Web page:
74. Learned arbitrator has held that the firm price determined and fixed by Oil Industry Task Force is binding on both the parties and thus the appellants herein could not subsequently dispute such downward revision and also recovery of excess amount paid by the respondent from the pending bill. Learned arbitrator also placed reliance on the judgment of this Court in Arbitration Petition No.259 of 2005 filed by Suburban Industries Ltd. Vs.Hindustan Petroleum Corpn. Ltd. and also in the matter of Arbitration Petition No.365 of 2008 filed by M/s.Lite Containers Pvt. Ltd. Vs. Bharat Petroleum Corporation Ltd. & Anr. holding that the petitioners could not have raised any objection to down pricing of the contract because as per the terms of the contract, the same was a provisional price subject to the determination of the final price after the price was to be fixed by the committee. In the said judgment, this Court confirmed the findings of the learned arbitrator which were recorded after taking into consideration the final price of the steel and held that the said findings were in consonance with the terms of the contract.

75. The learned Single Judge of this Court in the judgment dated 15th November 2014 after considering various findings of facts rendered by the learned arbitrator held that the conclusion arrived at by the learned arbitrator was clearly a possible view. Learned arbitrator had interpreted the letter dated 28th June 1999 followed by the conduct of the parties and treated the same to be a variation of the original contract contained in the two purchase orders which were the subject matter of the said arbitration proceedings. Learned Single Judge held that there was nothing on record to show that the learned arbitrator did not take into account any material document or that his conclusion was perverse in any manner having regard to the pleadings and documents referred in the said order.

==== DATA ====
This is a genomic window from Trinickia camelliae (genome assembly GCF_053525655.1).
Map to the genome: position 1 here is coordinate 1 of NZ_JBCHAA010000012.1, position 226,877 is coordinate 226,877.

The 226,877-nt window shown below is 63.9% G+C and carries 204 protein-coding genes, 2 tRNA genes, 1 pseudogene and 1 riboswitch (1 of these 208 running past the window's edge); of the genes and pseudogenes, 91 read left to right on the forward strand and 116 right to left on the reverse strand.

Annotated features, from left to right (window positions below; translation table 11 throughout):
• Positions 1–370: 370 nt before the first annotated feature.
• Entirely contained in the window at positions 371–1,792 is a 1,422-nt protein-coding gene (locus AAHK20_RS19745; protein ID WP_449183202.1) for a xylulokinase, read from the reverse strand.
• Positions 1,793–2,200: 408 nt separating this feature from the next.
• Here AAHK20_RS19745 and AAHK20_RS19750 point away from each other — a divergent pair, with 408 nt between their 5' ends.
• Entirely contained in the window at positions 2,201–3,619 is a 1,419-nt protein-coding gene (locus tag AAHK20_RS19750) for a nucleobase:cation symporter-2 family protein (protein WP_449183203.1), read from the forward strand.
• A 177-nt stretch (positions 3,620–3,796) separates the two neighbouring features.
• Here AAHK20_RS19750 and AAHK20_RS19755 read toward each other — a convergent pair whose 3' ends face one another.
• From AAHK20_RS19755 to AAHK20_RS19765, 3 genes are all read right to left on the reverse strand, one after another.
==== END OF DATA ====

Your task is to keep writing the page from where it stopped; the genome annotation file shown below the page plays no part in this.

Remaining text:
76. Learned Single Judge rejected the submissions made by the appellant through its senior counsel that in this case, there was no approval of Ministry of Petroleum and Natural Gas for final price determined by Oil Industry Task Force. The appellants had placed reliance on the letter dated 28th February 2001 addressed by the respondent to the Ministry of Petroleum and Natural Gas requesting the said ministry to approve the report of Oil Industry Task Force fixing the price of cylinders. It is held by the learned Single Judge that seeking of such approval was not a term of contract. This Court considered the circular dated 8th June 1999 followed by the conduct of the cylinder manufacturers including the appellant and held that the said circular did not suggest that there was any such requirement on the part of the respondent to seek an approval from Ministry of MOP & NG before the price was fixed and communicated to the cylinder manufacturers. This Court has also considered the letter of the Ministry of MOP & NG in response to the request made by the respondent for seeking approval from the Ministry of MOP & NG stating that no approval was required and that the fixation of price was a matter between the suppliers and purchasers alone.

77. Leaned Single Judge also referred to the judgment of this Court in the case of (i) M/s.Lite Containers Private Limited Vs. Bharat Petroleum Corporation Limited (supra), (ii) M/s. Suburban Industries Ltd. Vs.Hindustan Petroleum Corpn. Ltd. (supra) and (iii) M/s.JCL International Ltd. Vs. Bharat Petroleum Corporation Limited (supra) and held that in those matters, the same communications about provisional and final price fixation between the parties were considered and the similar contentions of suppliers have been rejected by this Courts.

78. Insofar as the judgment of this Court relied upon by the appellant's counsel before the learned Single Judge is concerned, learned Single Judge rightly distinguished the said judgment on the ground that the said contract between the suppliers and Indian Oil Corporation Limited itself required to seek approval of Ministry of MOP & NG before final price was fixed and communicated to the cylinder manufacturers.